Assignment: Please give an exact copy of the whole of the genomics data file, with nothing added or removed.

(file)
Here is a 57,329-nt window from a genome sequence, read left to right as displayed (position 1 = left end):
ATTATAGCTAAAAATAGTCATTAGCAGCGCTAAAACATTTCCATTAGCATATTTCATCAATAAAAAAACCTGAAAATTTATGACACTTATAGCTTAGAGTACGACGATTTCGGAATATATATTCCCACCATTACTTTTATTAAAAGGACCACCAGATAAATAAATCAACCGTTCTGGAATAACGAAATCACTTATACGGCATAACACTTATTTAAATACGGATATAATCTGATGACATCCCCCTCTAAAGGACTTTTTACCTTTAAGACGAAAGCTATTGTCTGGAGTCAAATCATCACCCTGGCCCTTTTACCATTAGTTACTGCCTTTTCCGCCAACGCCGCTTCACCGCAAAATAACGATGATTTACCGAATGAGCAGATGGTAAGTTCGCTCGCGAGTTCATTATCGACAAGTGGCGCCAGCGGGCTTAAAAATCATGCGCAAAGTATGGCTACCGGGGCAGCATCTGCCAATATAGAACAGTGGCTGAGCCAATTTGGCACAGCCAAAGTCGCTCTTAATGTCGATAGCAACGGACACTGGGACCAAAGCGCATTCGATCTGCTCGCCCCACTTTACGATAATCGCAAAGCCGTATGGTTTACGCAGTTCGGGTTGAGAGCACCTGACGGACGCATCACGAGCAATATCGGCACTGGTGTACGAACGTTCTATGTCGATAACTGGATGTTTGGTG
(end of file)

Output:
Here is a 57,329-nt window from a genome sequence, read left to right as displayed (position 1 = left end):
ATTATAGCTAAAAATAGTCATTAGCAGCGCTAAAACATTTCCATTAGCATATTTCATCAATAAAAAAACCTGAAAATTTATGACACTTATAGCTTAGAGTACGACGATTTCGGAATATATATTCCCACCATTACTTTTATTAAAAGGACCACCAGATAAATAAATCAACCGTTCTGGAATAACGAAATCACTTATACGGCATAACACTTATTTAAATACGGATATAATCTGATGACATCCCCCTCTAAAGGACTTTTTACCTTTAAGACGAAAGCTATTGTCTGGAGTCAAATCATCACCCTGGCCCTTTTACCATTAGTTACTGCCTTTTCCGCCAACGCCGCTTCACCGCAAAATAACGATGATTTACCGAATGAGCAGATGGTAAGTTCGCTCGCGAGTTCATTATCGACAAGTGGCGCCAGCGGGCTTAAAAATCATGCGCAAAGTATGGCTACCGGGGCAGCATCTGCCAATATAGAACAGTGGCTGAGCCAATTTGGCACAGCCAAAGTCGCTCTTAATGTCGATAGCAACGGACACTGGGACCAAAGCGCATTCGATCTGCTCGCCCCACTTTACGATAATCGCAAAGCCGTATGGTTTACGCAGTTCGGGTTGAGAGCACCTGACGGACGCATCACGAGCAATATCGGCACTGGTGTACGAACGTTCTATGTCGATAACTGGATGTTTGGTG